# Evaluate $\lim_{n\to\infty}\prod_{k=1}^n \frac{2n}{e}(\arcsin(\frac{k}{n})-\arcsin(\frac{k-1}{n}))$

I'm trying to evaluate $$L=\lim\limits_{n\to\infty}f(n)$$ where

$$f(n)=\prod\limits_{k=1}^n \frac{2n}{e}\left(\arcsin\left(\frac{k}{n}\right)-\arcsin\left(\frac{k-1}{n}\right)\right)$$

We have:
$$f(1)\approx1.15573$$
$$f(10^2)\approx1.22410$$
$$f(10^4)\approx1.22533$$
$$f(10^6)\approx1.22535$$

My attempt

I've only been able to find the following equivalent expressions for $$L$$.

$$L=\lim\limits_{n\to\infty}\exp\left(\sum\limits_{k=1}^n\log\left(\frac{2n}{e}\left(\arcsin\left(\frac{k}{n}\right)-\arcsin\left(\frac{k-1}{n}\right)\right)\right)\right)$$

$$L=\lim\limits_{n\to\infty}\exp\left(\sum\limits_{k=1}^n\log\left(\frac{2n}{e}\arcsin\left(\frac{k\sqrt{n^2-(k-1)^2}-(k-1)\sqrt{n^2-k^2}}{n^2}\right)\right)\right)$$

$$L=\lim\limits_{n\to\infty}\exp\left(\sum\limits_{k=1}^n\log\left(\frac{2n}{e}\arccos\left(\frac{\sqrt{(n^2-k^2)(n^2-(k-1)^2)}+k(k-1)}{n^2}\right)\right)\right)$$

Context

The limit comes from the following geometrical construction that I made up.

In a semicircle with diameter $$na$$ where $$a=\frac{2}{e}$$, draw chords of lengths $$a,2a,3a,\dots,na$$ that meet at one of the endpoints of the semicircle. Here is an example with $$n=6$$.

Consider the arcs between neighboring chord endpoints. The product of the $$n$$ arc lengths is $$f(n)$$ from above.

Why I think $$L$$ might have a closed form

I think $$L$$ might have a closed form, because a similar geometrical construction seems to yield a limit with a closed form.

Instead of starting with a semicircle (which is a cicular segment with central angle $$\pi$$), let's start with a circular segment with central angle $$\pi/3$$, with a bounding chord of length $$nb$$ where $$b=\frac{3\sqrt3}{2e}$$. Draw chords of lengths $$b,2b,3b,\dots,nb$$ that meet at one of the end points of the arc. Here is an example with $$n=6$$.

Consider the arcs between neighboring chord endpoints. The product of the $$n$$ arc lengths is $$g(n)=\prod\limits_{k=1}^n\frac{3\sqrt3n}{e}\left(\arcsin\left(\frac{k}{2n}\right)-\arcsin\left(\frac{k-1}{2n}\right)\right)$$.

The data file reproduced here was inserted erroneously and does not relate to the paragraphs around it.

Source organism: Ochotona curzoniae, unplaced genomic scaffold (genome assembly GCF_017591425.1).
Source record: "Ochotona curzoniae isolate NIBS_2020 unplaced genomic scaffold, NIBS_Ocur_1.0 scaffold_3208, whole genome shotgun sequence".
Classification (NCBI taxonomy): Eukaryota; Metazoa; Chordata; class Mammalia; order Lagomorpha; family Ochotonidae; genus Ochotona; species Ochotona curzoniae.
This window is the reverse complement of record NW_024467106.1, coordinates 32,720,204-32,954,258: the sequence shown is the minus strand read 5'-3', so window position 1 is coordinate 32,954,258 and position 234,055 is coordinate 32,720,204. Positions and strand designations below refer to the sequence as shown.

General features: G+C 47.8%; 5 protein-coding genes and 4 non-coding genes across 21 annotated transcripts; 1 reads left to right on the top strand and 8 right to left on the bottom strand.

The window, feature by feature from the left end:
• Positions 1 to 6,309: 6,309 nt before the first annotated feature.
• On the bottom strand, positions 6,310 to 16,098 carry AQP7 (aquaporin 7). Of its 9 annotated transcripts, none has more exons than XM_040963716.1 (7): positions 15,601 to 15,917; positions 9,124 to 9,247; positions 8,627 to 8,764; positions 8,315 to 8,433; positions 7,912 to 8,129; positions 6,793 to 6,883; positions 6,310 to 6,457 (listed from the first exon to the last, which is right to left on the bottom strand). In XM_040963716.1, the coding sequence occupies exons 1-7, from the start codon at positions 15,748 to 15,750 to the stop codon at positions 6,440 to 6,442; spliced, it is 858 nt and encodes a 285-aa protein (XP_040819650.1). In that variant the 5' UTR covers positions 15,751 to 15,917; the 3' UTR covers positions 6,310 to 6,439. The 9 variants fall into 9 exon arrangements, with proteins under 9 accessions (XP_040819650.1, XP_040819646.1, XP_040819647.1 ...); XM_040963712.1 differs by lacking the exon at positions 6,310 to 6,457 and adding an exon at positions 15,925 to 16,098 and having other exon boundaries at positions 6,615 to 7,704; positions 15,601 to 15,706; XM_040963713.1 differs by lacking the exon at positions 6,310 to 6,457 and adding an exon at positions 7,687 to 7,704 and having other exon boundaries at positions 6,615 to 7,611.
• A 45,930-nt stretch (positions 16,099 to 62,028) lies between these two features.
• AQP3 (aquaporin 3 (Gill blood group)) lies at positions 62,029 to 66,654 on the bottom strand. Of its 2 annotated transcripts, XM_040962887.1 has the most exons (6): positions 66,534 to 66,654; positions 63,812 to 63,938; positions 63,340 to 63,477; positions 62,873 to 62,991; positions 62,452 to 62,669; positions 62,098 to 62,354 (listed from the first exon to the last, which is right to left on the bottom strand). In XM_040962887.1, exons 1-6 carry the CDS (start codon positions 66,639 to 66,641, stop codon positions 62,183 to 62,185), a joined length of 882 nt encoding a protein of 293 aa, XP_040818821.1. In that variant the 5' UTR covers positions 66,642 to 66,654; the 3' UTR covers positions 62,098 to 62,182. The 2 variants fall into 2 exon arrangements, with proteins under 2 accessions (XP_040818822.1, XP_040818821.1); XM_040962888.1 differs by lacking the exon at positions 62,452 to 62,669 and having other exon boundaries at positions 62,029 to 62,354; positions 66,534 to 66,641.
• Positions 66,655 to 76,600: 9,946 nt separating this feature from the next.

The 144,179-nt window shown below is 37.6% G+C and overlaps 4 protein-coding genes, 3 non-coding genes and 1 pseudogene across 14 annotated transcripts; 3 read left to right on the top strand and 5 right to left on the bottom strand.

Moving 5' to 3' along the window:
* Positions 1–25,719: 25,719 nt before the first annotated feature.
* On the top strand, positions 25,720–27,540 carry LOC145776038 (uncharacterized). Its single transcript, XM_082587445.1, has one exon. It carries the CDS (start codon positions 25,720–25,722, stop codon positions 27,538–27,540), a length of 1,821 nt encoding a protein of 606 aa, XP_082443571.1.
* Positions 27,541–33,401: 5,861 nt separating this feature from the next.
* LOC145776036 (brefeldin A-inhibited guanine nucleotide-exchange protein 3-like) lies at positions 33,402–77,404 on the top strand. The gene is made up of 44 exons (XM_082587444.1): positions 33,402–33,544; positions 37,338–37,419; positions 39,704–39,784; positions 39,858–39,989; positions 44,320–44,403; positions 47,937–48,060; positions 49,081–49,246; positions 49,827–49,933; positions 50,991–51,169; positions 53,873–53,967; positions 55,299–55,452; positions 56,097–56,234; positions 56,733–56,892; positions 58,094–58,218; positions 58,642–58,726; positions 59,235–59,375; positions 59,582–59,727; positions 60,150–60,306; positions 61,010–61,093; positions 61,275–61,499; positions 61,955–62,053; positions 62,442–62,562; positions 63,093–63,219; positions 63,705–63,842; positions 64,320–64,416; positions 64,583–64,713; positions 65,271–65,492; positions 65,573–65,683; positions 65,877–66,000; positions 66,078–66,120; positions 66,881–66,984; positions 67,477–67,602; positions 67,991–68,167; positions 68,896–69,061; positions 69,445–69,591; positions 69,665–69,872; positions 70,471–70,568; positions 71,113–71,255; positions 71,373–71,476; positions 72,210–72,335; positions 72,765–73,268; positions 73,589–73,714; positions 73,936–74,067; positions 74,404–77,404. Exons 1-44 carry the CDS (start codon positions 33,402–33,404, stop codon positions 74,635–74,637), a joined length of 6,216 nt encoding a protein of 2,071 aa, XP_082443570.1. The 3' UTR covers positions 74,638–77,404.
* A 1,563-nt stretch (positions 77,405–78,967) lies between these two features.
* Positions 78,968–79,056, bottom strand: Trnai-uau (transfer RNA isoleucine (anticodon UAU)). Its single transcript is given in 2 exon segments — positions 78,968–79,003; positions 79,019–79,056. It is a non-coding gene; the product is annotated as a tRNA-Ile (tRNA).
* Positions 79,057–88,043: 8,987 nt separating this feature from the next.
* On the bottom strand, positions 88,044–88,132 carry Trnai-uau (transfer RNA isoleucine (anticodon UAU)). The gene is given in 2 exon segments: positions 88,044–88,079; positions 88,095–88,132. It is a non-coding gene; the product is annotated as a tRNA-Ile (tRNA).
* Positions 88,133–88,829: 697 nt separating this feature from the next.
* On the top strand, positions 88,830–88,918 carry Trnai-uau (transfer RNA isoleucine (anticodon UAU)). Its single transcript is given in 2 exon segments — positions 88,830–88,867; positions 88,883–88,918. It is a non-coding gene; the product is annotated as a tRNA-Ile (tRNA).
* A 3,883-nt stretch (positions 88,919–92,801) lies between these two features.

Numerical investigation suggests that $$\lim\limits_{n\to\infty}g(n)=1$$.

• Just to confirm: here $e = 2.718\ldots$, not some arbitrary number? Commented May 15 at 14:46
• @MichaelLugo Correct, $e=2.718\dots$.
– Dan
Commented May 15 at 14:47
• Can you show how you found out the arccos part? It will be very helful
– Gwen
Commented May 15 at 15:16
• @Gwen I used the fact that $A-B=\arccos(\cos(A-B))$ if $0<A-B<\pi$.
– Dan
Commented May 15 at 15:20
• $$L = \sqrt[4]{{\frac{{{\rm e}^\gamma }}{{2\pi }}}}\exp \left( {\sum\limits_{n = 2}^\infty {\binom{2n}{n}\frac{{\zeta (n)}}{{2^{2n} \cdot 2n}}} } \right) = \sqrt[4]{{\frac{{8{\rm e}^{\gamma - 1} }}{\pi }}}\exp \left( {\sum\limits_{n = 2}^\infty {\binom{2n}{n}\frac{{\zeta (n) - 1}}{{2^{2n} \cdot 2n}}} } \right) \\= 1.2253517701107728567819327 \ldots$$
– Gary
Commented May 17 at 1:22

Long comment. What I proved in this posting about an asymptotic formula for a related product actually works for $$\alpha, \beta > -1$$ (see the statement of the corollary in the link). The upshot of this asymptotic formula in OP's case is that
\begin{align*} &\prod_{k=1}^{n} \frac{2n}{e} \left[ \arcsin\left(\frac{k}{n}\right) - \arcsin\left(\frac{k-1}{n}\right) \right] \\ &\sim \frac{1}{(2\pi n)^{1/4}} \prod_{k=1}^{n} \frac{2}{1 + \sqrt{1-k^{-1}}} \\ &\sim \sqrt[4]{\frac{e^{\gamma}}{2\pi}} \exp\Biggl[ \sum_{k=1}^{\infty} \log\Biggl( \frac{2}{1 + \sqrt{1-k^{-1}}} \Biggr) -\frac{1}{4k} \Biggr] \\ &\approx 1.2253517701\ldots \end{align*}
• Thanks. In my question, in the section called "Why I think $L$ might have a closed form", I show that there is numerical evidence for $\lim\limits_{n\to\infty}g(n)$ having a closed form. What makes $\lim\limits_{n\to\infty}f(n)$ and $\lim\limits_{n\to\infty}g(n)$ different, in terms of having a closed form?
• @Dan, The limiting constant essentially arises from the product of the form $$\prod_{k=1}^{n}\int_{\frac{k-1}{n}}^{\frac{k}{n}}t^{\alpha}\,\mathrm{d}t,\tag{*}$$ where $\alpha$ comes from the asymptotic behavior of your integrand, $(\arcsin x)'=\frac{1}{1-x^2}$ or $(\arcsin(x/2))'=\frac{1}{4-x^2}$, near the boundary of $[0, 1]$. Now this $\alpha$ is different in the two cases, one admitting telescoping of terms in $\text{(*)}$ to yield a closed form, while the other case not. (I know this comment lacks lots of details, and it would be helpful to give a look on the link in my answer.) Commented May 18 at 10:38